New Method Of Fabricating Carbon Nanotubes Is As Easy As Writing With A Pencil

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Carbon nanotubes are extremely effective as a means to detect potentially dangerous gases that may be present in the air. The previous methods used to make these carbon nanotube sensors have typically involved hazardous materials, though, and none of them could really be scaled up to a production level.

Researchers from MIT have now solved these problems, designing a simple and cheap way to fabricate these sensors. The answer? Simply writing with a ‘lead’ made of compressed carbon nanotubes.


The newly designed lead can be used in any regular mechanical pencil. By writing with it, you inscribe sensors on any paper surface.

This new sensor can detect extremely small quantities of ammonia gas, a major industrial hazard, in the air.

According to the lead researcher, Timothy Swager, the John D. MacArthur Professor of Chemistry, the sensors are easily adaptable, potentially being used to detect nearly any kind of gas.

“The beauty of this is we can start doing all sorts of chemically specific functionalized materials,” Swager says. “We think we can make sensors for almost anything that’s volatile.”

One significant advantage of this new fabrication process is how inexpensive it is. It’s considerably cheaper than other methods. The extreme stability of the “lead” is the other primary advantage. “You can’t imagine a more stable formulation. The molecules are immobilized,” says Swager.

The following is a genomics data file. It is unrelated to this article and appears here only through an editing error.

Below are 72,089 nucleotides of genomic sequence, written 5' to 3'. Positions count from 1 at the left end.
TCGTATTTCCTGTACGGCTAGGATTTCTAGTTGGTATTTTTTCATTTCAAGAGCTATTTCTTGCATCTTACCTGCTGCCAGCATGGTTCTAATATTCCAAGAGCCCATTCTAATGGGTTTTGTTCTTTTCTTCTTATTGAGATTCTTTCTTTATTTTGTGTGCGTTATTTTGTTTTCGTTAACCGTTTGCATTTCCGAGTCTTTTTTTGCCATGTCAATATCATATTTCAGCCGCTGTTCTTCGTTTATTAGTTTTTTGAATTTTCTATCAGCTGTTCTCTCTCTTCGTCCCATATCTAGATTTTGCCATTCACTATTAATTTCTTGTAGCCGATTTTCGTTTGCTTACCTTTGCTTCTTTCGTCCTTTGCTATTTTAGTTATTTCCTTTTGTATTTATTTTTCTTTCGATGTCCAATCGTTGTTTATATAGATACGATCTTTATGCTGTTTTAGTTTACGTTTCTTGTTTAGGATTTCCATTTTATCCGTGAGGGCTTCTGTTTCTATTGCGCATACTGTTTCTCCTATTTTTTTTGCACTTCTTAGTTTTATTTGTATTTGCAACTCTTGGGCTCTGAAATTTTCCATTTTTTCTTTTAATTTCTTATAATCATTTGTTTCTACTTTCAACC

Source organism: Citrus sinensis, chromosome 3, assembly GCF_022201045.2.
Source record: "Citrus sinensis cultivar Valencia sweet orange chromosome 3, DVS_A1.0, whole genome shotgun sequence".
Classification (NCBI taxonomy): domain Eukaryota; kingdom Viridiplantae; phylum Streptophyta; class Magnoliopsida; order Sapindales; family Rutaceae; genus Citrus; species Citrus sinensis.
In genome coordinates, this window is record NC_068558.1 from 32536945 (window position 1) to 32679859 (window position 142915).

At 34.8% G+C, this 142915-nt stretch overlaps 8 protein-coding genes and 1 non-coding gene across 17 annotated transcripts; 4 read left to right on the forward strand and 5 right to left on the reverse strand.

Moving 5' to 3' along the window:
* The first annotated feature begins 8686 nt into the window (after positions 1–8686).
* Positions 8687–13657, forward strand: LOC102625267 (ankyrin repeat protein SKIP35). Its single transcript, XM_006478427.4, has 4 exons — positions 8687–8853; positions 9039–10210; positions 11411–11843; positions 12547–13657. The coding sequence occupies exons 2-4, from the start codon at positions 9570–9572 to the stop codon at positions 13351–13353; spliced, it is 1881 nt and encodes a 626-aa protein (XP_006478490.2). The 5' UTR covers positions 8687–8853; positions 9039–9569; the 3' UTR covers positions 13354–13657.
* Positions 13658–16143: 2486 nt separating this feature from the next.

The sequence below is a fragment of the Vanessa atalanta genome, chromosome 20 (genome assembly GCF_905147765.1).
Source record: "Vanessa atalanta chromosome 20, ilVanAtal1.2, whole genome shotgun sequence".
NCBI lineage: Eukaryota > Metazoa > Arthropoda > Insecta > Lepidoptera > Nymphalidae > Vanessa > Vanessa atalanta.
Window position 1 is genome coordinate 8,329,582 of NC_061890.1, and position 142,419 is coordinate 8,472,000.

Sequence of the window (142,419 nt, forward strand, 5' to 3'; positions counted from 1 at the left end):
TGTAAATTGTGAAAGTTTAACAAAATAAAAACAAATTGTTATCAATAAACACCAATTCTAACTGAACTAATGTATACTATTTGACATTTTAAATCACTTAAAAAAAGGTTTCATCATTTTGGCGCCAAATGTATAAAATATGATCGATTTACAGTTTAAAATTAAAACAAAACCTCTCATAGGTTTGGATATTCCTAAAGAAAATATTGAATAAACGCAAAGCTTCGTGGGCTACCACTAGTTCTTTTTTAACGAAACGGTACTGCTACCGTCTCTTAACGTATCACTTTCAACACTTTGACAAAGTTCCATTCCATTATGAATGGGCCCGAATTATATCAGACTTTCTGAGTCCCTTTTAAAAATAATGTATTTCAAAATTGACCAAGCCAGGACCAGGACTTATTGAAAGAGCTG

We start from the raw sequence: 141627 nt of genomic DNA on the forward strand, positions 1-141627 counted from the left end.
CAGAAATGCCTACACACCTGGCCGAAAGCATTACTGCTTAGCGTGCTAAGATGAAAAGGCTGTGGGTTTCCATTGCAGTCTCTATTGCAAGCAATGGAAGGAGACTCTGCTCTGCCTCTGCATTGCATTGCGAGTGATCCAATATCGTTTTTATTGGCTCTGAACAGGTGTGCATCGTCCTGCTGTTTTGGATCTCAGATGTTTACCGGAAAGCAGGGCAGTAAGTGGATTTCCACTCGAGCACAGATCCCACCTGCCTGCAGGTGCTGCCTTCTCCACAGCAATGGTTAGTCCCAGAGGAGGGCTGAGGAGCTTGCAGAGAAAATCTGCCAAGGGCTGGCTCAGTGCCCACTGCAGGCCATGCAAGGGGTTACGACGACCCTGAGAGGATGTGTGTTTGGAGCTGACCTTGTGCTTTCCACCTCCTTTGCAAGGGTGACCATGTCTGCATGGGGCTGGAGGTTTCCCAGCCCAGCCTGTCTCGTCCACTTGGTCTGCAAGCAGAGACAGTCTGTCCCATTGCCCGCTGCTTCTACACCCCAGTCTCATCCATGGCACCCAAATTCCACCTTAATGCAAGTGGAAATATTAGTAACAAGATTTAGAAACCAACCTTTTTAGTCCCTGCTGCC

The new research is published in the journal Angewandte Chemie.

Source: Massachusetts Institute of Technology
Image Credits: Jan Schnorr; Courtesy of Mark Hersam, Northwestern University

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James Ayre

James Ayre's background is predominantly in geopolitics and history, but he has an obsessive interest in pretty much everything. After an early life spent in the Imperial Free City of Dortmund, James followed the river Ruhr to Cofbuokheim, where he attended the University of Astnide. And where he also briefly considered entering the coal mining business. He currently writes for a living, on a broad variety of subjects, ranging from science, to politics, to military history, to renewable energy.

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